More than 60 lawyers have applied for lead roles in the litigation against General Motors Co. over ignition-switch defects.
U.S. District Judge Jesse Furman is accepting applications for coveted appointments to the plaintiffs steering committee, which will guide strategy for more than 100 lawsuits filed against GM in the Southern District of New York. Many of the lawyers are expected to argue for the posts during an Aug. 11 hearing.
Furman gave the green light to create the panel, despite uncertainty over whether a U.S. Bankruptcy Court judge will deem many of the cases barred under a provision of GM’s 2009 bankruptcy.
The plaintiffs steering committee will include a lead counsel committee comprising three attorneys who would oversee both the class actions seeking economic damages and the personal-injury and wrongful-death cases. A separate executive committee of 10 members will assist them. There are two liaison positions—one to work with attorneys in the bankruptcy proceeding and another to communicate with lawyers with cases against GM in state courts across the country.
Applications from attorneys at more than 50 firms in 18 states—more than half of them based in California, New York, Pennsylvania and Texas—flooded the court before the July 28 deadline. About a dozen of the hopefuls were women.
The applicants included three attorneys already serving as interim lead counsel: Steve Berman, managing partner of Seattle’s Hagens Berman Sobol Shapiro; Mark Robinson, managing partner of Robinson Calcagnie Robinson Shapiro Davis in Newport Beach, Calif.; and Elizabeth Cabraser, partner at San Francisco’s Lieff Cabraser Heimann & Bernstein.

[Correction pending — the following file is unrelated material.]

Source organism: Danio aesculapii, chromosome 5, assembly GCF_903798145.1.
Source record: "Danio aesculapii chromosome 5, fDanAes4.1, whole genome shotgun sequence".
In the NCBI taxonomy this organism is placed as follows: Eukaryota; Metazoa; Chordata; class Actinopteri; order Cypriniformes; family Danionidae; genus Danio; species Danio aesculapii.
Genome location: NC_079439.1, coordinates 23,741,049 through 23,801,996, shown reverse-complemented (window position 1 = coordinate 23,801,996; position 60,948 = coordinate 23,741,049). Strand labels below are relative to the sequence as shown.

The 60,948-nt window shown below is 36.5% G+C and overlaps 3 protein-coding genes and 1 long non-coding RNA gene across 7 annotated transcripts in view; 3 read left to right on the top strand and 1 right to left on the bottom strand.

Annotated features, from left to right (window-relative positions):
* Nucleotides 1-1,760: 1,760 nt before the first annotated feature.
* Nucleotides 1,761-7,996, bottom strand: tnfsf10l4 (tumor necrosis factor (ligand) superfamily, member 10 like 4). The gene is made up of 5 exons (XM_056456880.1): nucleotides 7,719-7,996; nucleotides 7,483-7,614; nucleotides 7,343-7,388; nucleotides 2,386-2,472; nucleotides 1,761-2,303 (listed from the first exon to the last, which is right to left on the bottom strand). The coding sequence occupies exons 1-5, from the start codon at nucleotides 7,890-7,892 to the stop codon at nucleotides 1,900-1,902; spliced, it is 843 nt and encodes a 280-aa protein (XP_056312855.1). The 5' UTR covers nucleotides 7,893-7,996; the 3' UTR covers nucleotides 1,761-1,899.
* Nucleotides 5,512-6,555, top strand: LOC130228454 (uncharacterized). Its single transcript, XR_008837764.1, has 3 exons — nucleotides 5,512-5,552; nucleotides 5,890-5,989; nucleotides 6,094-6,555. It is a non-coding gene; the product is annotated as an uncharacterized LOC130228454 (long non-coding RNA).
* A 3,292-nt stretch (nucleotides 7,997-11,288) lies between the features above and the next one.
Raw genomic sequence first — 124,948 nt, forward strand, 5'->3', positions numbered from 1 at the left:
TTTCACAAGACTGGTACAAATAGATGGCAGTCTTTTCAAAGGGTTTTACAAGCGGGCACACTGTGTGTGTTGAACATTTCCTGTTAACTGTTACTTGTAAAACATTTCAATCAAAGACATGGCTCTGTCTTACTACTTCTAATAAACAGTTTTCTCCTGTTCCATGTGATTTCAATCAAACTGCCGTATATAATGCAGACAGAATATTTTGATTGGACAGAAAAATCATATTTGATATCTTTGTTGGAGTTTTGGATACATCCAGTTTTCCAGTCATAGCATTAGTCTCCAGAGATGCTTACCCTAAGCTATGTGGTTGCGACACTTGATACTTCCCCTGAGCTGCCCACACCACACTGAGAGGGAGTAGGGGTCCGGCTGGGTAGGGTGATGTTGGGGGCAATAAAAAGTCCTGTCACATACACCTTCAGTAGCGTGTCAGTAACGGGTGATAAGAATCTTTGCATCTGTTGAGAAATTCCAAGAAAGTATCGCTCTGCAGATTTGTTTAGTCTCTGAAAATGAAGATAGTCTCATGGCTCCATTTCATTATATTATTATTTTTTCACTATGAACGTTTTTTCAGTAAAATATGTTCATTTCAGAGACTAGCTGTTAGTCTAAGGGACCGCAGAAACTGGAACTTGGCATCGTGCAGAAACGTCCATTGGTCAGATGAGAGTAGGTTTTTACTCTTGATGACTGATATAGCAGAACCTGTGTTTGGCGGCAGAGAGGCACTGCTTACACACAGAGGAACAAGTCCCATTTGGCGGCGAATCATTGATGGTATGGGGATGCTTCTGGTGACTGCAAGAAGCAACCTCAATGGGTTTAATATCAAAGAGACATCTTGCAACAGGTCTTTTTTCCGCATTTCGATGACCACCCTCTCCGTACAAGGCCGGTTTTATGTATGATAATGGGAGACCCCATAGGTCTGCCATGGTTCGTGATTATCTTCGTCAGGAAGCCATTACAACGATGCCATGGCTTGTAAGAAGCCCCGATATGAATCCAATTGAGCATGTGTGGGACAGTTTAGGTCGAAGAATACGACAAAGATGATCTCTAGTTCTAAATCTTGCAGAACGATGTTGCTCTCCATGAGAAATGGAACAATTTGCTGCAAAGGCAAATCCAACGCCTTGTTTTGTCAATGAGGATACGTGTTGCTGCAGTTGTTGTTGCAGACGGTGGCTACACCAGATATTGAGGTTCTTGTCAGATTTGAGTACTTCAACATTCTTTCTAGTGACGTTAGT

Many attorneys aligned themselves with the interim lead counsel, who were to submit their own recommendations on Friday. Many of them worked together on the sudden-acceleration litigation against Toyota Motor Corp.
Other applicants included Robert Hilliard, partner at Hilliard Muñoz Gonzales in Corpus Christi, who filed a lawsuit on Tuesday against GM on behalf of 658 people injured or killed in crashes attributed to the defect.
In vying for lead counsel, Hilliard said he planned to file an additional 248 cases in federal court and 50 lawsuits in state courts nationwide.
Attorneys at 13 other firms claiming to represent 135 plaintiffs in 33 states have coalesced behind Harley Tropin, president of Kozyak Tropin & Throckmorton, and Peter Prieto of Podhurst Orseck, both of Miami.
Some lawyers suggested specialty posts—representing only litigants who filed over accidents that occurred after GM’s 2009 bankruptcy, for example, or just personal-injury or wrongful-death cases. Others noted their expertise in specific areas of law or their firm’s location, like Detroit or Washington.
In submitting for lead counsel, one lawyer—Lance Cooper of The Cooper Firm in Marietta, Ga., who represents the parents of Brooke Melton, the case that first sparked the ignition-switch issue—put it more simply: “Our law firm uncovered the GM ignition key system defects in the first place.”
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